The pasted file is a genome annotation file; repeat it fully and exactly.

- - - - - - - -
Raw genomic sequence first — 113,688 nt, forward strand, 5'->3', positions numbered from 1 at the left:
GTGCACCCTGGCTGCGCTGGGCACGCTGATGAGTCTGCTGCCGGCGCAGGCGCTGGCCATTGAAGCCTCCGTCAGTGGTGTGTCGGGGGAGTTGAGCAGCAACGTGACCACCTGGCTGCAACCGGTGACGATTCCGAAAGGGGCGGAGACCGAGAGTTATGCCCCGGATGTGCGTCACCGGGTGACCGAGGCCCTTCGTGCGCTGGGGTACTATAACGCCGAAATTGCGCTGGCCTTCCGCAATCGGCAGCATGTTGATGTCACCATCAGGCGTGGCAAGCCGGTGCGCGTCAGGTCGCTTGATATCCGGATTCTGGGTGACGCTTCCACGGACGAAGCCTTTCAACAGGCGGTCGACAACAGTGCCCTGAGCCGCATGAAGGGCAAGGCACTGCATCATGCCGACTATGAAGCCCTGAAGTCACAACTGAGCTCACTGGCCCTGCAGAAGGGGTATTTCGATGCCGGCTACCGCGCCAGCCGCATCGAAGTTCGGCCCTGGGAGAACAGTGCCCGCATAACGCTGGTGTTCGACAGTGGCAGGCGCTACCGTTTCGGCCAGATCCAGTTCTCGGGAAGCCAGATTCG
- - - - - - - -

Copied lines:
Raw genomic sequence first — 113,688 nt, forward strand, 5'->3', positions numbered from 1 at the left:
GTGCACCCTGGCTGCGCTGGGCACGCTGATGAGTCTGCTGCCGGCGCAGGCGCTGGCCATTGAAGCCTCCGTCAGTGGTGTGTCGGGGGAGTTGAGCAGCAACGTGACCACCTGGCTGCAACCGGTGACGATTCCGAAAGGGGCGGAGACCGAGAGTTATGCCCCGGATGTGCGTCACCGGGTGACCGAGGCCCTTCGTGCGCTGGGGTACTATAACGCCGAAATTGCGCTGGCCTTCCGCAATCGGCAGCATGTTGATGTCACCATCAGGCGTGGCAAGCCGGTGCGCGTCAGGTCGCTTGATATCCGGATTCTGGGTGACGCTTCCACGGACGAAGCCTTTCAACAGGCGGTCGACAACAGTGCCCTGAGCCGCATGAAGGGCAAGGCACTGCATCATGCCGACTATGAAGCCCTGAAGTCACAACTGAGCTCACTGGCCCTGCAGAAGGGGTATTTCGATGCCGGCTACCGCGCCAGCCGCATCGAAGTTCGGCCCTGGGAGAACAGTGCCCGCATAACGCTGGTGTTCGACAGTGGCAGGCGCTACCGTTTCGGCCAGATCCAGTTCTCGGGAAGCCAGATTCG